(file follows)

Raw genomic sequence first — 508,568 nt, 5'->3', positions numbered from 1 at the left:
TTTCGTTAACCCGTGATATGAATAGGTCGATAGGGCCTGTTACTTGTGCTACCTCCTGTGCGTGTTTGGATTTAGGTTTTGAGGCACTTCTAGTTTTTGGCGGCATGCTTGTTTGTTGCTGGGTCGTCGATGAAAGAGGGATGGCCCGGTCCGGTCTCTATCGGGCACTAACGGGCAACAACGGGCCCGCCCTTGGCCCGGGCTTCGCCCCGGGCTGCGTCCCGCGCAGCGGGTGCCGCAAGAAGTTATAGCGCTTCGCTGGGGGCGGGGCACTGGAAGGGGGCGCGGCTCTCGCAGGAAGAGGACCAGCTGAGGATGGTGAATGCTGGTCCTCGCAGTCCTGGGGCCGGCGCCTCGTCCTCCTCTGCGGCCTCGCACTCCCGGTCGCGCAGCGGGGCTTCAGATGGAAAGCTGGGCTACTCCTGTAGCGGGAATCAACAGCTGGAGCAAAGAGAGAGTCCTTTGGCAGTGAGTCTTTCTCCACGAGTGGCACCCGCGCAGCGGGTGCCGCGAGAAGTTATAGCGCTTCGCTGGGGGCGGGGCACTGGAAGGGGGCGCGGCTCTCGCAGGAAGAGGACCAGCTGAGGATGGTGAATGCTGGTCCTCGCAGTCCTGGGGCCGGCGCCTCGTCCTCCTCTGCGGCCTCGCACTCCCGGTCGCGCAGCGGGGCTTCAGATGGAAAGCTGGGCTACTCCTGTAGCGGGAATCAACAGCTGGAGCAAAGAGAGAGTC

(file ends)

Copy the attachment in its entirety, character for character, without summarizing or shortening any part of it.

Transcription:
Raw genomic sequence first — 508,568 nt, 5'->3', positions numbered from 1 at the left:
TTTCGTTAACCCGTGATATGAATAGGTCGATAGGGCCTGTTACTTGTGCTACCTCCTGTGCGTGTTTGGATTTAGGTTTTGAGGCACTTCTAGTTTTTGGCGGCATGCTTGTTTGTTGCTGGGTCGTCGATGAAAGAGGGATGGCCCGGTCCGGTCTCTATCGGGCACTAACGGGCAACAACGGGCCCGCCCTTGGCCCGGGCTTCGCCCCGGGCTGCGTCCCGCGCAGCGGGTGCCGCAAGAAGTTATAGCGCTTCGCTGGGGGCGGGGCACTGGAAGGGGGCGCGGCTCTCGCAGGAAGAGGACCAGCTGAGGATGGTGAATGCTGGTCCTCGCAGTCCTGGGGCCGGCGCCTCGTCCTCCTCTGCGGCCTCGCACTCCCGGTCGCGCAGCGGGGCTTCAGATGGAAAGCTGGGCTACTCCTGTAGCGGGAATCAACAGCTGGAGCAAAGAGAGAGTCCTTTGGCAGTGAGTCTTTCTCCACGAGTGGCACCCGCGCAGCGGGTGCCGCGAGAAGTTATAGCGCTTCGCTGGGGGCGGGGCACTGGAAGGGGGCGCGGCTCTCGCAGGAAGAGGACCAGCTGAGGATGGTGAATGCTGGTCCTCGCAGTCCTGGGGCCGGCGCCTCGTCCTCCTCTGCGGCCTCGCACTCCCGGTCGCGCAGCGGGGCTTCAGATGGAAAGCTGGGCTACTCCTGTAGCGGGAATCAACAGCTGGAGCAAAGAGAGAGTC